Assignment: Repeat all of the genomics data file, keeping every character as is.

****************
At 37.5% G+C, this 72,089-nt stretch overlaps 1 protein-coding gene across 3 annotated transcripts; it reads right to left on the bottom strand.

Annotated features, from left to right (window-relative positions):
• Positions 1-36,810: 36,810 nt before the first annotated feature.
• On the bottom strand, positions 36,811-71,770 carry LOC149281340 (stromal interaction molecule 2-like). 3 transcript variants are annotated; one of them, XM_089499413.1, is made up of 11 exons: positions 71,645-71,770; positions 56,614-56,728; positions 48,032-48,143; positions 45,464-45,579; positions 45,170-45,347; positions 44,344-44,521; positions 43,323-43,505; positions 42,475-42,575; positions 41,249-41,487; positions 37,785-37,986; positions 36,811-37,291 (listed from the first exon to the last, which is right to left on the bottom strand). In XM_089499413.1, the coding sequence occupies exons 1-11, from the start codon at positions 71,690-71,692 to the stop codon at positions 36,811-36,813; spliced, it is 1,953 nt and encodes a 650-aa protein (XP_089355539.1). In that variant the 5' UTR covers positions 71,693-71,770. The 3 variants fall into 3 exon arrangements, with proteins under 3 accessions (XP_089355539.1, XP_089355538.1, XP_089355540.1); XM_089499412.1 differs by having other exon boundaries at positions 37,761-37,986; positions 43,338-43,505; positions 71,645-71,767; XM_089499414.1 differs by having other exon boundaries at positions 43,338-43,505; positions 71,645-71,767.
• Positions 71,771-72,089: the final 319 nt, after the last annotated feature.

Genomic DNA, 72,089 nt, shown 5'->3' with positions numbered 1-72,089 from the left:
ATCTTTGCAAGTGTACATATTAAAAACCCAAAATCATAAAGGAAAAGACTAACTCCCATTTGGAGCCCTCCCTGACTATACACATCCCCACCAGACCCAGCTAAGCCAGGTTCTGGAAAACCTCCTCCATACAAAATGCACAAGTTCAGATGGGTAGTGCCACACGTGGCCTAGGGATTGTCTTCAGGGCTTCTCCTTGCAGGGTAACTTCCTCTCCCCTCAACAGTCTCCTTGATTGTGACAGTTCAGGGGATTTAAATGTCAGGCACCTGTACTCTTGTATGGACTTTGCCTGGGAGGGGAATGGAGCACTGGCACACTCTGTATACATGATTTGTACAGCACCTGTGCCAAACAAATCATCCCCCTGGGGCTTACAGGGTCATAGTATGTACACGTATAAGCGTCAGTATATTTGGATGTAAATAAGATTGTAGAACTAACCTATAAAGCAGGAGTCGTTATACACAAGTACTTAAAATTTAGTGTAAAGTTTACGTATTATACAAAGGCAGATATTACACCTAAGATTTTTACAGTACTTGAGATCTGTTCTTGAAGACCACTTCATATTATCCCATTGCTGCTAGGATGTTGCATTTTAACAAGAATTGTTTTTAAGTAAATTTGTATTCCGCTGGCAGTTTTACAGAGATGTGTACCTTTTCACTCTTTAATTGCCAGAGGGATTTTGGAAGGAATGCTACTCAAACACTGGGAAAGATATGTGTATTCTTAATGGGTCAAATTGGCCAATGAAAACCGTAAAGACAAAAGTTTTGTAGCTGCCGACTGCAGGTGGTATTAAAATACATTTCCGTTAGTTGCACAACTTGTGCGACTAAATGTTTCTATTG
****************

At 37.5% G+C, this 72,089-nt stretch overlaps 1 protein-coding gene across 3 annotated transcripts; it reads right to left on the bottom strand.

Annotated features, from left to right (window-relative positions):
• Positions 1-36,810: 36,810 nt before the first annotated feature.
• On the bottom strand, positions 36,811-71,770 carry LOC149281340 (stromal interaction molecule 2-like). 3 transcript variants are annotated; one of them, XM_089499413.1, is made up of 11 exons: positions 71,645-71,770; positions 56,614-56,728; positions 48,032-48,143; positions 45,464-45,579; positions 45,170-45,347; positions 44,344-44,521; positions 43,323-43,505; positions 42,475-42,575; positions 41,249-41,487; positions 37,785-37,986; positions 36,811-37,291 (listed from the first exon to the last, which is right to left on the bottom strand). In XM_089499413.1, the coding sequence occupies exons 1-11, from the start codon at positions 71,690-71,692 to the stop codon at positions 36,811-36,813; spliced, it is 1,953 nt and encodes a 650-aa protein (XP_089355539.1). In that variant the 5' UTR covers positions 71,693-71,770. The 3 variants fall into 3 exon arrangements, with proteins under 3 accessions (XP_089355539.1, XP_089355538.1, XP_089355540.1); XM_089499412.1 differs by having other exon boundaries at positions 37,761-37,986; positions 43,338-43,505; positions 71,645-71,767; XM_089499414.1 differs by having other exon boundaries at positions 43,338-43,505; positions 71,645-71,767.
• Positions 71,771-72,089: the final 319 nt, after the last annotated feature.

Genomic DNA, 72,089 nt, shown 5'->3' with positions numbered 1-72,089 from the left:
ATCTTTGCAAGTGTACATATTAAAAACCCAAAATCATAAAGGAAAAGACTAACTCCCATTTGGAGCCCTCCCTGACTATACACATCCCCACCAGACCCAGCTAAGCCAGGTTCTGGAAAACCTCCTCCATACAAAATGCACAAGTTCAGATGGGTAGTGCCACACGTGGCCTAGGGATTGTCTTCAGGGCTTCTCCTTGCAGGGTAACTTCCTCTCCCCTCAACAGTCTCCTTGATTGTGACAGTTCAGGGGATTTAAATGTCAGGCACCTGTACTCTTGTATGGACTTTGCCTGGGAGGGGAATGGAGCACTGGCACACTCTGTATACATGATTTGTACAGCACCTGTGCCAAACAAATCATCCCCCTGGGGCTTACAGGGTCATAGTATGTACACGTATAAGCGTCAGTATATTTGGATGTAAATAAGATTGTAGAACTAACCTATAAAGCAGGAGTCGTTATACACAAGTACTTAAAATTTAGTGTAAAGTTTACGTATTATACAAAGGCAGATATTACACCTAAGATTTTTACAGTACTTGAGATCTGTTCTTGAAGACCACTTCATATTATCCCATTGCTGCTAGGATGTTGCATTTTAACAAGAATTGTTTTTAAGTAAATTTGTATTCCGCTGGCAGTTTTACAGAGATGTGTACCTTTTCACTCTTTAATTGCCAGAGGGATTTTGGAAGGAATGCTACTCAAACACTGGGAAAGATATGTGTATTCTTAATGGGTCAAATTGGCCAATGAAAACCGTAAAGACAAAAGTTTTGTAGCTGCCGACTGCAGGTGGTATTAAAATACATTTCCGTTAGTTGCACAACTTGTGCGACTAAATGTTTCTATTG